Eilis O'Hanlon: Charm can be the deadliest weapon
Russell Brand cloaks his hostile sentiments in dangerously beguiling eloquence, writes Eilis O'Hanlon
Russell Brand is a great one for the big words. As a baby, he must have swallowed a thesaurus. An affectatious penchant for intellectual loquaciousness – as the man himself might say – is an indispensable part of the rakish dandy act. His admirers imagine Brand as a latter-day Oscar Wilde, leaving a trail of glittering apercus in his wake like diamonds and pearls dropping from the lips of blessed orphans in old fairy tales.
Last week, however, words temporarily failed the stand-up comedian turned Hollywood stalwart turned would-be political revolutionary, and, putting in an appearance on Alan Carr's chat show on Channel Four, he resorted to much less refined language when the subject turned to the British Prime Minister and his fellow Eton and Oxbridge-educated Chancellor, George Osborne. "I think if your job is to look after the country and you don't care about the people who need it most," he said, "you're out of order, and you're a filthy, dirty, posh w***er." Ah, dear Oscar, that thou shouldst be living at this hour to see how far the aphoristic art has fallen.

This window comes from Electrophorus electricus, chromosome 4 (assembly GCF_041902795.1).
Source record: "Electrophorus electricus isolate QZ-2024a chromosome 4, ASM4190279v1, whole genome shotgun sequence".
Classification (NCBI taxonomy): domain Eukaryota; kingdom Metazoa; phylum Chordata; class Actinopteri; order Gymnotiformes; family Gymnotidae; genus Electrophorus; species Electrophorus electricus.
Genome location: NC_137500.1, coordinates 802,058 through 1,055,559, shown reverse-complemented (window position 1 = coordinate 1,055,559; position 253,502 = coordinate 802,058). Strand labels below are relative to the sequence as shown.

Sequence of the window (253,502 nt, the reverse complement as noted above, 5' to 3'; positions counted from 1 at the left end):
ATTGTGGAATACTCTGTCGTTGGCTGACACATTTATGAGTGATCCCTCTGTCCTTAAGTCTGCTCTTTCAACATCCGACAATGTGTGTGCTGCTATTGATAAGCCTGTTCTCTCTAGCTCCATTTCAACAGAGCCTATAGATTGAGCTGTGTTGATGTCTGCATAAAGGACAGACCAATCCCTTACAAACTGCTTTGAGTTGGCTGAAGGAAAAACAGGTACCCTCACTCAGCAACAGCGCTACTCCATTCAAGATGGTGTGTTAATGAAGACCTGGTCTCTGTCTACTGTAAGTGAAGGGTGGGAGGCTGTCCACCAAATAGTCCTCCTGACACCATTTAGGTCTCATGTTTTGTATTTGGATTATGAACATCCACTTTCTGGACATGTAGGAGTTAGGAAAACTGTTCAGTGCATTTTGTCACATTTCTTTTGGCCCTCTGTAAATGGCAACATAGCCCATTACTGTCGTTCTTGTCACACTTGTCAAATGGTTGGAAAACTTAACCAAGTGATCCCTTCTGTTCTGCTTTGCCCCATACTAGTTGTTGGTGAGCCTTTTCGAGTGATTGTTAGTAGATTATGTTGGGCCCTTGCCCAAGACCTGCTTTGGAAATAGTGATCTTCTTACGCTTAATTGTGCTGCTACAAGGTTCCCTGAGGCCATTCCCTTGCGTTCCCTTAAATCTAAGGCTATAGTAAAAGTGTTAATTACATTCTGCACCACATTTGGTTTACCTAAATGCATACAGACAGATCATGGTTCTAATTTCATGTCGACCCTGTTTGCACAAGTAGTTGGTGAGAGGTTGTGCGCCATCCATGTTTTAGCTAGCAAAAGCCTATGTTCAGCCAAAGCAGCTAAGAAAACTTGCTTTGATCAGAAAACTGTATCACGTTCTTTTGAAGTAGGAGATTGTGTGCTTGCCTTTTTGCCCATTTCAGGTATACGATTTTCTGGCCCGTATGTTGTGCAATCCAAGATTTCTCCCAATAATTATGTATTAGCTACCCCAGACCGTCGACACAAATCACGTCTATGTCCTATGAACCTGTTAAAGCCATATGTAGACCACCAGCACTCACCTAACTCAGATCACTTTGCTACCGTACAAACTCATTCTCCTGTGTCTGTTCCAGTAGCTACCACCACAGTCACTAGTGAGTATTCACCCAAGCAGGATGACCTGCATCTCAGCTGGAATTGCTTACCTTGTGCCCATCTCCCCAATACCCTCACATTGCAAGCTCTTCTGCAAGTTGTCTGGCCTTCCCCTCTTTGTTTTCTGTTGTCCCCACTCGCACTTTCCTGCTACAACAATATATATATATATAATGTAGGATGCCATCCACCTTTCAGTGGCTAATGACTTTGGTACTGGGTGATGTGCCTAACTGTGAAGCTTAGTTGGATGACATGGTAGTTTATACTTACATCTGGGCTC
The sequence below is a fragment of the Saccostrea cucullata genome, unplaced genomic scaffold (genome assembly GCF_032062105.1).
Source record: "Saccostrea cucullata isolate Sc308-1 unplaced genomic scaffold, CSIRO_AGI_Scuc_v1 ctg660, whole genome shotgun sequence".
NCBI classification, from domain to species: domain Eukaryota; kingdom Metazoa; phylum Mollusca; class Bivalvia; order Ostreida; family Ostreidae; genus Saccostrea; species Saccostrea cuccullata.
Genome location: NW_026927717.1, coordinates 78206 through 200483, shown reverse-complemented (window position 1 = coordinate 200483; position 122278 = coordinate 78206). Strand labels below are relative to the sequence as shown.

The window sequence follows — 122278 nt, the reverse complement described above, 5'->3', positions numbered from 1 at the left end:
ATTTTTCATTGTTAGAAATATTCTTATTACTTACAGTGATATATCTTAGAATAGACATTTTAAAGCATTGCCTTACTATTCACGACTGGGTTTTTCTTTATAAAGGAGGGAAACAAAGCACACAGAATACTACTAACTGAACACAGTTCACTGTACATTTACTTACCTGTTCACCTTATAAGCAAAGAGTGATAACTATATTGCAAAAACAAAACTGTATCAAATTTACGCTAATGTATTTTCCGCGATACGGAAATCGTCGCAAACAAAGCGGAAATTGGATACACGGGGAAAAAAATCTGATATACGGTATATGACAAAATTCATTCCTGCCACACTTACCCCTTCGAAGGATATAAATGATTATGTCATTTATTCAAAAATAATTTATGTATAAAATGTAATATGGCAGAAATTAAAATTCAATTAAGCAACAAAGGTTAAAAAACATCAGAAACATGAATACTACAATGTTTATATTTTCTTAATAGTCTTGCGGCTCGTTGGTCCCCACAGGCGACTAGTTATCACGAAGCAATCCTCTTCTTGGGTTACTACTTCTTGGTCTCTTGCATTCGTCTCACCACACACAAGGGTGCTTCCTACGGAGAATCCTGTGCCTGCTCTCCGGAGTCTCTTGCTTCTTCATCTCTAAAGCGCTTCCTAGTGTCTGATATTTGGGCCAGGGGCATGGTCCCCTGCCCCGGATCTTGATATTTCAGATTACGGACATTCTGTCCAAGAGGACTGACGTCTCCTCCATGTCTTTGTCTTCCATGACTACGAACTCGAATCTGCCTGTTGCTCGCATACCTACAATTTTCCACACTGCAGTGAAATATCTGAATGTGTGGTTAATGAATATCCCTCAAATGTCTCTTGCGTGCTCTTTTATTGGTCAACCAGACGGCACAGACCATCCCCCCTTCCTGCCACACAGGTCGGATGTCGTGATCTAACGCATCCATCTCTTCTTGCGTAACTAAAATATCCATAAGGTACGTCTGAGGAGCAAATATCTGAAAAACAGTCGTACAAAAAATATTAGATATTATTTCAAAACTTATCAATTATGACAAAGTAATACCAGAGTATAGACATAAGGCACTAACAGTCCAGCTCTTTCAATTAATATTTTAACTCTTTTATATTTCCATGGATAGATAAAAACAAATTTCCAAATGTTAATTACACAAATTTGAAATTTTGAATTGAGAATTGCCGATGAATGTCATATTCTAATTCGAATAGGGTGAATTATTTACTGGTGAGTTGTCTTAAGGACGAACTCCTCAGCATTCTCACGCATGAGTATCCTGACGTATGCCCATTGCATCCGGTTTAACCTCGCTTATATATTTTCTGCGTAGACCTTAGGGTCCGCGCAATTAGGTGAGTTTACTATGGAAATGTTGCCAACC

The best part of this story was how, in the UK Independent, that quote was followed by the words "he argued", as if what Russell Brand had said actually amounted to an argument rather than a spewed projectile of crowd-pleasing bile. But then that's another sign of the times. Just as legendary wits once had to say witty things in order to achieve a reputation, so did philosophers once have to convey some, you know, ideas before being hailed as the future of oracular excogitation (sorry, it's catching). In a world where everything is a pose, the future belongs to poseurs.